Meanwhile, numerous companies have ceased operations, countless jobs and homes are lost, crime and suicides have risen sharply, and more than 100,000 residents have escaped to resettle on the U.S. mainland—including more than 2,000 in our region of Pennsylvania. That number may double over time if the island doesn’t recover soon enough, thus making its recovery even more daunting.
So “Helping Puerto Rico Rise Again” is not just a feel-good slogan but an urgent call and quest for United Methodists and others concerned for the fate of the island and its struggling residents. The UM Committee on Relief has received over $7 million in donations for general hurricane relief and sent more than $100,000 to Puerto Rico. UMCOR is also helping with preparations for Volunteers in Mission teams to come there to do repairs and reconstruction.
But funds available to help churches repair facilities to serve their communities are limited, which is why the Eastern PA Conference campaign will focus on their needs.
The planning task force held its second meeting Jan. 11 and will meet again March 12 and receive a report with recommendations from the visiting team. Other members include Bishop Peggy Johnson, who first convened the group; leaders of the conference’s Latino Commission; the Rev. Anita Powell, Connectional Ministries Director; and the Rev. Lou E. Troester, lll, who has co-led mission volunteer groups to Puerto Rico for 28 years and worked on upgrading Camp Corson in Jayuya, a Methodist recreational camp founded in 1961. Named for Bishop Fred P. Corson, who led the Philadelphia Episcopal Area from 1944 until 1968, it too is heavily damaged and in need of substantial repairs.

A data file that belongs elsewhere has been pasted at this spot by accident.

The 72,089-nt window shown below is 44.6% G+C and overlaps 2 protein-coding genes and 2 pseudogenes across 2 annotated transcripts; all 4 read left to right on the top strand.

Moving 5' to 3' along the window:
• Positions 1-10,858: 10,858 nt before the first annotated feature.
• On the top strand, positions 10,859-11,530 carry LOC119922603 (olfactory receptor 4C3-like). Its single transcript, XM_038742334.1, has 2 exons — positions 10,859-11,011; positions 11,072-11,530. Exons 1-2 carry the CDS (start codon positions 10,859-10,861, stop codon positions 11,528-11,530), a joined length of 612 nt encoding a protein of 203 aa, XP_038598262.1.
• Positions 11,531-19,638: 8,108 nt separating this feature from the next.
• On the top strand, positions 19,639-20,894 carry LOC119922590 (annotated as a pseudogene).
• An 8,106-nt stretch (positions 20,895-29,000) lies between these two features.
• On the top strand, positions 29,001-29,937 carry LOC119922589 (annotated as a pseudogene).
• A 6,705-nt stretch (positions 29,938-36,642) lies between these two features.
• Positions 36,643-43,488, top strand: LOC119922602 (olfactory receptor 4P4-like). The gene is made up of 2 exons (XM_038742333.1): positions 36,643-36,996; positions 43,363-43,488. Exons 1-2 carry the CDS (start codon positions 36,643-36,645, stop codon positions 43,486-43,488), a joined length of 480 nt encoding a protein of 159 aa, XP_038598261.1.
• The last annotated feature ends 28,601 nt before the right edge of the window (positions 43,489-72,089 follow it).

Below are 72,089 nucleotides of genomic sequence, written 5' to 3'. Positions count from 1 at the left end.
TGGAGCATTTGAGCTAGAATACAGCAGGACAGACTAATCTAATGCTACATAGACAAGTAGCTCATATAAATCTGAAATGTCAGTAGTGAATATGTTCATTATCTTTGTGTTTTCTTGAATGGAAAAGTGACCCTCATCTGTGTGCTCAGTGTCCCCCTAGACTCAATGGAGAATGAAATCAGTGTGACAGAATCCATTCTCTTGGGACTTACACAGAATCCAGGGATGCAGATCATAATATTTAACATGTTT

The task force is also concerned about reports of Post-Traumatic Stress Disorder suffered by adults—especially pastors—and children and youth. Irving Cotto may have found evidence of that possibility during his late December visit to the island. He accompanied other members of the United Methodist Hispanic/Latino caucus MARCHA, led by its president, the Rev. Lyssette Perez of the Greater New Jersey Annual Conference.
The team met with pastors near San Juan, the capital city, and in two rural regions, joining them in prayer and worship, singing Christmas carols, providing small monetary gifts, and hearing their stories of struggle and survival.
“One pastor said he had always been a calm person but has begun experiencing panic attacks,” Cotto reported. Another said strong winds now frighten her with flashback memories of the hurricane. “These effects will linger a long time,” said Cotto, who grew up on the island and accompanied his mother on her return home after the hurricanes.
Several Eastern PA churches are planning to send mission volunteer teams to Puerto Rico soon; but the task force hopes to inform them of concerns and conditions before they deploy and go. Teams should contact their district superintendents in advance. All volunteers should receive mandatory Safe Sanctuary training and clearances before going, since they may likely be working around children and youth.
With the Rev. Greg Ellis’ recent departure to work for UMCOR, the conference hopes to hire new Disaster Response and UM Volunteers in Mission coordinators very soon to assist teams with information and coordination.
Read more of the Rev. Irving Cotto’s report and reflections from his recent visit to Puerto Rico, plus other stories in the coming weeks.